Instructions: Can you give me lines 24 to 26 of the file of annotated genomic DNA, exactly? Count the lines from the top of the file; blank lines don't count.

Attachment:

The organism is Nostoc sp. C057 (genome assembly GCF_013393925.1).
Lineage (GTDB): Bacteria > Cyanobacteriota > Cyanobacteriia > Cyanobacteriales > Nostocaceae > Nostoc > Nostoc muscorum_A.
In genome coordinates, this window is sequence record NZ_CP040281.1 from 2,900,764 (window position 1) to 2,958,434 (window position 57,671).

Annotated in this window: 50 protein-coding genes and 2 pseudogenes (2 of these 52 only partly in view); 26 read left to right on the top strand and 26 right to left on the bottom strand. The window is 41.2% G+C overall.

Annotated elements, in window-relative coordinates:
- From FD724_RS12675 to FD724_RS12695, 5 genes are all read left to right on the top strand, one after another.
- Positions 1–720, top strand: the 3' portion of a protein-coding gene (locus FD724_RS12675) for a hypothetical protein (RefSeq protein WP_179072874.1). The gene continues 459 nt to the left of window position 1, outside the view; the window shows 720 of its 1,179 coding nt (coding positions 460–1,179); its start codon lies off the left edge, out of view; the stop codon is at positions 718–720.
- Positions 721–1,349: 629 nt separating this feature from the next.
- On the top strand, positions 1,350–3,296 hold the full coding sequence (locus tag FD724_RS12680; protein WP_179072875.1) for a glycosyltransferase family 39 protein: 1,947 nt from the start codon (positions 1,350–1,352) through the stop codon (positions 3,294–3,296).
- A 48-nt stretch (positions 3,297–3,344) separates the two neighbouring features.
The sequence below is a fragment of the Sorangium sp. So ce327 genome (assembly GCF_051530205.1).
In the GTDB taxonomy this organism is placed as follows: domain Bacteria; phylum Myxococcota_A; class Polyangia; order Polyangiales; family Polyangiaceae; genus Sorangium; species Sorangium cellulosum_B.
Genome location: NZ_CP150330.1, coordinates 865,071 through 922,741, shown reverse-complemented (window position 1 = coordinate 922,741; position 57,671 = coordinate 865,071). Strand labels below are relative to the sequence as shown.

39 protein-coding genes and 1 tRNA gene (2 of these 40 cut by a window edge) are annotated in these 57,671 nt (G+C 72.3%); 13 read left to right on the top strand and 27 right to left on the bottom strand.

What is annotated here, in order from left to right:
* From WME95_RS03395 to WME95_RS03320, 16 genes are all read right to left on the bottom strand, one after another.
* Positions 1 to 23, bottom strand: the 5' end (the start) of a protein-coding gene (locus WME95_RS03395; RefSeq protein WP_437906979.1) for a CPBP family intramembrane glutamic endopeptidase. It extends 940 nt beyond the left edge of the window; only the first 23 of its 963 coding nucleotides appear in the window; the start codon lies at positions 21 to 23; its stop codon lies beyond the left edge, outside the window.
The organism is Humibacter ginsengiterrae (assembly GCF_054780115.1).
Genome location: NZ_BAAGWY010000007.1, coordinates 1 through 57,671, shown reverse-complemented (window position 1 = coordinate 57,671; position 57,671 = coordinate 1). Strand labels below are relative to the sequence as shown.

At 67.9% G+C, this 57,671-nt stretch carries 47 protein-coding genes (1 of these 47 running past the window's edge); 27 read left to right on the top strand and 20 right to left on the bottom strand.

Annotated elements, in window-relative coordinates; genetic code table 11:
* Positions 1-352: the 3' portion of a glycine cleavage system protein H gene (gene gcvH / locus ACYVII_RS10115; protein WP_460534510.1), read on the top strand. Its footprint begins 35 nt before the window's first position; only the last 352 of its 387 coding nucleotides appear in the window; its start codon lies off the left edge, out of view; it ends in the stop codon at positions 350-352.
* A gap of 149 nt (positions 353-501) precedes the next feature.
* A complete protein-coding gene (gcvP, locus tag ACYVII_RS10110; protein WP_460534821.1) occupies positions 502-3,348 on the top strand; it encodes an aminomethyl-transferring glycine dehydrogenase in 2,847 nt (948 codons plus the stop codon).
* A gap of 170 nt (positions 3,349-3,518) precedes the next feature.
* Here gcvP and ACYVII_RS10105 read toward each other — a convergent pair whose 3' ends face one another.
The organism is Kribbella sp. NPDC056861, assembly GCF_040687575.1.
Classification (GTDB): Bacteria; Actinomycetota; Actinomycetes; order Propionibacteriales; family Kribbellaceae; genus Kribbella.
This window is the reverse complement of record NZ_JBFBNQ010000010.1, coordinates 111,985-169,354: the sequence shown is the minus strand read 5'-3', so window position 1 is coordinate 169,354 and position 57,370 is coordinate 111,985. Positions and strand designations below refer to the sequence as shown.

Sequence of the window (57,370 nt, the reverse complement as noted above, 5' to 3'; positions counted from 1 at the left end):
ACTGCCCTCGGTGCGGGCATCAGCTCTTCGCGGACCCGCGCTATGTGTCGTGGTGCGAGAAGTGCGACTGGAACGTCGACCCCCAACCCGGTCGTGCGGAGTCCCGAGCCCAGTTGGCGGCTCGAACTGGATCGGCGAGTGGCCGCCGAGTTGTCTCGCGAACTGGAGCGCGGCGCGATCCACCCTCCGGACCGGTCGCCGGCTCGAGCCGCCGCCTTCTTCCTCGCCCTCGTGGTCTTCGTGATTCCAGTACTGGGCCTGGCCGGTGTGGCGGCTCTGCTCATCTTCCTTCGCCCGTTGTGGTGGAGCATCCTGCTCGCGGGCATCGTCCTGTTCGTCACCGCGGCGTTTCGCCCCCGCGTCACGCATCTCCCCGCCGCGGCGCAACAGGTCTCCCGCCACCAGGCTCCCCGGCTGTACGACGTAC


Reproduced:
* A complete protein-coding gene (gcvP, locus tag ACYVII_RS10110; protein WP_460534821.1) occupies positions 502-3,348 on the top strand; it encodes an aminomethyl-transferring glycine dehydrogenase in 2,847 nt (948 codons plus the stop codon).
* A gap of 170 nt (positions 3,349-3,518) precedes the next feature.
* Here gcvP and ACYVII_RS10105 read toward each other — a convergent pair whose 3' ends face one another.